HC Deb 13 April 1921 vol 140 cc1117-8

May I ask the Prime Minister whether it is the intention of the Government, or do they think it expedient, to proceed with the first Order on the Paper—[Reserve Forces: Motion for an Address]—to-day?

The PRIME MINISTER (Mr. Lloyd George)

I am not sure how far the newspaper information has carried the House as to the stage of the proceedings. Last night my right hon. Friend the Chancellor of the Exchequer informed the House of Commons of the unfortunate refusal of the Miners' Federation to carry on negotiations upon the basis of the proposals made by the Government. Since then I have received a letter from the National Union of Railwaymen. I am not quite sure whether it appears in the papers. If not, I can read it to the House: Unity House, London. DEAR PRIME MINISTER, We are instructed to convey to you the decision unanimously arrived at by the National Union of Railway men and National Transport Workers' Federation to call out their members at 10 p.m. on Friday This decision was arrived at after a full report of the Miners' Federation Executive, who explained in detail the result of their negotiations and their failure to arrive at any basis of settlement. The Government deeply deplore this decision. There is no doubt that the situation thus created is one of great and increasing gravity, but I hope that wiser counsels may yet prevail. Meanwhile the Government are concerting all necessary measures to meet the emergency.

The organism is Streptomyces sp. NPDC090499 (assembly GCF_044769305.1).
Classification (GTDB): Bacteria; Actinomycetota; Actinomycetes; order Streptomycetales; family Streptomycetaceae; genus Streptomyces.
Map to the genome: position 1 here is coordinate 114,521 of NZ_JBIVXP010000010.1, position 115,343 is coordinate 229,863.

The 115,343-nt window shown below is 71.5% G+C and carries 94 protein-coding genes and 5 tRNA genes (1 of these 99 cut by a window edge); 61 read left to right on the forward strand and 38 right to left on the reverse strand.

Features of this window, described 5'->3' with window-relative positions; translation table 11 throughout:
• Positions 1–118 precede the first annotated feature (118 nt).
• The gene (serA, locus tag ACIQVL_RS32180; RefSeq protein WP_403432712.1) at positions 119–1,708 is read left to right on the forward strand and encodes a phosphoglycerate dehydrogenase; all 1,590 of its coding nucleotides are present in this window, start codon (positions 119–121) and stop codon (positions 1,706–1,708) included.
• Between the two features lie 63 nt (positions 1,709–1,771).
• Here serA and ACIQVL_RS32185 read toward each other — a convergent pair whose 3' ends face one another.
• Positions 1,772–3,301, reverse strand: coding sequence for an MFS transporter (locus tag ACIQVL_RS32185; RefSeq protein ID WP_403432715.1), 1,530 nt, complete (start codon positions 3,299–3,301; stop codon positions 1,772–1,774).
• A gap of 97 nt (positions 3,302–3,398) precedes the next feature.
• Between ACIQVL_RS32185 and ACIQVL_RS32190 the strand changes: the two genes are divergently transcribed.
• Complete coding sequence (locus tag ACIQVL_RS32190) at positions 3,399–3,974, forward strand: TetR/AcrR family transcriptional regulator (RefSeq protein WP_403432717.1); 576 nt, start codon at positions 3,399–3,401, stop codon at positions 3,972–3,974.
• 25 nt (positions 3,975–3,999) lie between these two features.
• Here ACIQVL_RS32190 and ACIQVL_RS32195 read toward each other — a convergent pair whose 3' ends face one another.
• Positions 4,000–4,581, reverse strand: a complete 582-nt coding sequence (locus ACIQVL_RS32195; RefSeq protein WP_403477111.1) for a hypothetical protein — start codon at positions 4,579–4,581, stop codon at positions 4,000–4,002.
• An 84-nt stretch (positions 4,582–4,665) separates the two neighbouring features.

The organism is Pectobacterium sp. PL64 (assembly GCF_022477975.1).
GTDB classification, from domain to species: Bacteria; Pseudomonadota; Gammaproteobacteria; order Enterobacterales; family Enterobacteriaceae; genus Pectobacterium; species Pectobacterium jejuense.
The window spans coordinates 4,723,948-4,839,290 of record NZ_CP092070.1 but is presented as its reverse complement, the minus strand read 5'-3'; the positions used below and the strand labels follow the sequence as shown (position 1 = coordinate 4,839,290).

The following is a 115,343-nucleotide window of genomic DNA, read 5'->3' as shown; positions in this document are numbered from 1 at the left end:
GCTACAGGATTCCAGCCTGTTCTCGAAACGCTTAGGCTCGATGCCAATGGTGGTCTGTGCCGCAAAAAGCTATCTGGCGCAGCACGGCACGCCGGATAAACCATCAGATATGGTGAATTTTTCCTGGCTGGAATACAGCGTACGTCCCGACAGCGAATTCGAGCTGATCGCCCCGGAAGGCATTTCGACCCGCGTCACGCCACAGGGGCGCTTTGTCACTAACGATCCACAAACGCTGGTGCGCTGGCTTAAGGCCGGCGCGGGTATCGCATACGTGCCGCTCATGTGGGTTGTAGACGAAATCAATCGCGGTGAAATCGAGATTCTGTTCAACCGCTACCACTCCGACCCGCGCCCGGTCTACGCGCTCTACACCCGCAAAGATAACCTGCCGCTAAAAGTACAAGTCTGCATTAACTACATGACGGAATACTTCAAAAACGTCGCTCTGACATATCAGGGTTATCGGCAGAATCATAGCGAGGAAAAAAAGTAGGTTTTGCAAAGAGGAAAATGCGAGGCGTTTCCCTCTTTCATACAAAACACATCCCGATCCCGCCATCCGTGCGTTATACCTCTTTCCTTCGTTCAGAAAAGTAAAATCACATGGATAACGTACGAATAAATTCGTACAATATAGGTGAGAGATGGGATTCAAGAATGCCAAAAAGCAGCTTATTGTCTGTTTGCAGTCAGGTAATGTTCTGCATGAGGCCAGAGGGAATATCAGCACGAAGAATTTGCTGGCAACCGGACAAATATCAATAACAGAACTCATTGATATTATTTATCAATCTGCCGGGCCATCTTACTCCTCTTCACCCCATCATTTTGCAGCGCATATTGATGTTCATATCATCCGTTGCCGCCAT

With regard to the question put by my right hon. Friend, the Government are entirely in the hands of the House in this respect. But our object is identical—that is to promote the cause of peace, and I should be very doubtful myself as to the wisdom of a discussion this afternoon. Speaking in all sincerity, I am very doubtful whether it would advance the object we all have in mind. If the House thinks otherwise, we are entirely in their hands, but I think it is right that I should express emphatically the opinion of the Government.


May I be allowed to say I share the view which is expressed by the Prime Minister? Between now and Friday, no one can possibly say other counsels may not prevail and other steps may be taken. In the hope that they may be taken, and that a state of peace and settlement may be reached, I share the view that it is inadvisable for the House of Commons to proceed immediately with the discussion of the first Order on the Paper.


May I be allowed to say that I take the same view?